Singh gave insight on the statistics, saying, “There is a resource imbalance when it comes to certain amenities that are available in neighborhoods and communities that people of color don’t have readily available access to.” 

He further expressed his thoughts on what he believes to be the reason behind these alarming statistics. “When it comes to proper sexual health education, which is the main prevention technique when it comes to preventing STDs, the state of Texas is not the greatest, and by that, I mean, they don’t provide any [support], if at all. So then, of course, that affects the neighborhoods with people of color because they have a ‘quote-unquote’ lower quality of schooling than people who live in more affluent areas.”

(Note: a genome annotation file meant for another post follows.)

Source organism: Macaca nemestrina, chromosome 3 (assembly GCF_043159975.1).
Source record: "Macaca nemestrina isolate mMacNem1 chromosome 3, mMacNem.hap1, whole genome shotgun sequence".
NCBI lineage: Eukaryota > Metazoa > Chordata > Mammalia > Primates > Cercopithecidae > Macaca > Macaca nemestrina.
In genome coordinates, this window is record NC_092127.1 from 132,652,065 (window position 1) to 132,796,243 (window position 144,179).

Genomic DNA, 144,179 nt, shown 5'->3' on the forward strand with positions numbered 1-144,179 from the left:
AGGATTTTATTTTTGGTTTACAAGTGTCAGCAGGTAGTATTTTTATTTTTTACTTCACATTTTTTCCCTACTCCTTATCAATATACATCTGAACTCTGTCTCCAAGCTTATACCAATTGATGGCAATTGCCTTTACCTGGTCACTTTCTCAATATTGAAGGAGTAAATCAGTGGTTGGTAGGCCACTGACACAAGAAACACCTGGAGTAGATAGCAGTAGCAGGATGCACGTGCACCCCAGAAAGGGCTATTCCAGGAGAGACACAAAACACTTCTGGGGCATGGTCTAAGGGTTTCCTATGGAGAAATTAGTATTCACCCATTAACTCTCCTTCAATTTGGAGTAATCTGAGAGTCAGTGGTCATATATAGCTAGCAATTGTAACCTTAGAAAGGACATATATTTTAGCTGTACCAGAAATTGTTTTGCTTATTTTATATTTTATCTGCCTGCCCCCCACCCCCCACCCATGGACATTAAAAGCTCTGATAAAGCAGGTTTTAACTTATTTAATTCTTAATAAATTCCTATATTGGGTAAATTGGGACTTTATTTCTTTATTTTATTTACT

“There is a systemic issue that can theoretically be solved, but it takes a village, including the state, to step in and provide the necessary resources to help these marginalized communities,” Singh concluded.

Singh also provided an extensive list of different resources and advice to ensure students and individuals are aware of the preventative measures for STDs. One of the many things students have access to is the Wellness 360 clinic on UTSA’s Main Campus, where individuals can test for different STDs and even get a full STI panel done, all free of charge. 

Alongside free testing, the clinic can also write prescriptions, provide informational pamphlets on specific STDs and do follow-ups with students. On campus, Wellbeing Services makes sure that condoms are easily accessible to students and has partnered up with student organizations and outside departments, like San Antonio Metro Health, to provide resources such as condoms and other prophylactic barriers to help mitigate the increase in STIs.